I am a New Orleans law professor, lawyer, and card-carrying member of the Louisiana State Bar Association. For more than 30 years, I have enthusiastically volunteered hundreds of hours working on the bar association’s ethics committees and giving pro bono professionalism presentations to its members.
I would have gladly joined the association had I been given the choice. But I wasn’t. No one can work as a lawyer in Louisiana without joining. More than 20,000 other lawyers joined for that reason too. One of them, Randy Boudreaux, has sued the bar association, because he believes that being forced to join an association to get a license to work violates his First Amendment right to freedom of association. He also believes that the association’s use of dues money to advance political positions unrelated to the practice of law violates the Constitution. I proudly represent Boudreaux in this lawsuit, along with a team of extraordinary lawyers from the Pelican and Goldwater Institutes.
But that’s last month’s news. More recently, the bar association banned me from various activities. After I filed Boudreaux’s lawsuit, it canceled two of my long-scheduled ethics presentations due to “a conflict.” It also refused to reappoint me to its ethics code committee — a committee that I served on for 20 consecutive years. These actions are astonishing to me as a lawyer and legal ethics professor.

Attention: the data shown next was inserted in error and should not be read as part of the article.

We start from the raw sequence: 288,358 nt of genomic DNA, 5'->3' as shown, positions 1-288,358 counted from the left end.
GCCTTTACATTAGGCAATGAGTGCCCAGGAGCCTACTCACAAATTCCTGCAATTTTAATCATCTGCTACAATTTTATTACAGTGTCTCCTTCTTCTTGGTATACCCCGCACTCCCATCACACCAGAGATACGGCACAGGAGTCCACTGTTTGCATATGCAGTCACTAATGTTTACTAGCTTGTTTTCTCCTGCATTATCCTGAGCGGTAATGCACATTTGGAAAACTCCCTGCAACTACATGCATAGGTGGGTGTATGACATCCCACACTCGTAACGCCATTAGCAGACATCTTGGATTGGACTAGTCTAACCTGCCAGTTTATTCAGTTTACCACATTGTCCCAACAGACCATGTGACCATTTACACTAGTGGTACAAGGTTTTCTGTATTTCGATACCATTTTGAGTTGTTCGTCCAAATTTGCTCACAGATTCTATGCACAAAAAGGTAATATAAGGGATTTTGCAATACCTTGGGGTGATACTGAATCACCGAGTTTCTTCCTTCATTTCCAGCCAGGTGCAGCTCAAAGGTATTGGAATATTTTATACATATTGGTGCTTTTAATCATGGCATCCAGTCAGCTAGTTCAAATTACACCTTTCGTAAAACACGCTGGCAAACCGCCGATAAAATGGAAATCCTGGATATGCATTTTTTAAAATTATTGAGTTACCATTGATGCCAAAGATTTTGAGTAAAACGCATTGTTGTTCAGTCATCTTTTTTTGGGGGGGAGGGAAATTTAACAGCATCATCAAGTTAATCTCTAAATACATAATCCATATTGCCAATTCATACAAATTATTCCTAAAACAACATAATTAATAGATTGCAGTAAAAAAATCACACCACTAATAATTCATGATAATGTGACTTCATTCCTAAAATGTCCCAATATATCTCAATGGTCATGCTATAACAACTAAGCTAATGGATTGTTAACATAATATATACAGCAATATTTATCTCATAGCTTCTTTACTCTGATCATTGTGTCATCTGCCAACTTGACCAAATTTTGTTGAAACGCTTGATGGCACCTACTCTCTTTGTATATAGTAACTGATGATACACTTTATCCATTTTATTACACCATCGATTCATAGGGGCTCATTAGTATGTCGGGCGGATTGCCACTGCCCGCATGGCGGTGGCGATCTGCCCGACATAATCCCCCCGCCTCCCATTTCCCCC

I have simply sued the association as a lawyer representing a client. That’s what lawyers do. Black lawyers have represented the Klan and Jewish lawyers, neo-Nazis. But a lawyer’s representation does not constitute an endorsement of the client’s views. Look it up. The rules drafted by the association’s own professional conduct committee (on which I once served) say exactly that. So, just because my client believes that the bar association is violating his constitutional rights doesn’t necessarily mean that I agree.
But I do. And that makes the association’s actions even worse. It has taken my mandatory dues money and then banned me from participating in its activities, because it doesn’t like my views about the First Amendment. Can you see the irony? A state-sponsored organization is taking adverse action against a citizen, because it doesn’t like the content of the citizen’s speech. Why, that sounds like (another) First Amendment issue, doesn’t it?
If anyone should understand the principles of law, ethics and professionalism applicable to Louisiana lawyers it is, well, an association of Louisiana lawyers. But it just doesn’t get it. And every year, I write a check to pay for this sort of conduct. And every year, I call myself a member. Can Boudreaux and I quit? We’ll see.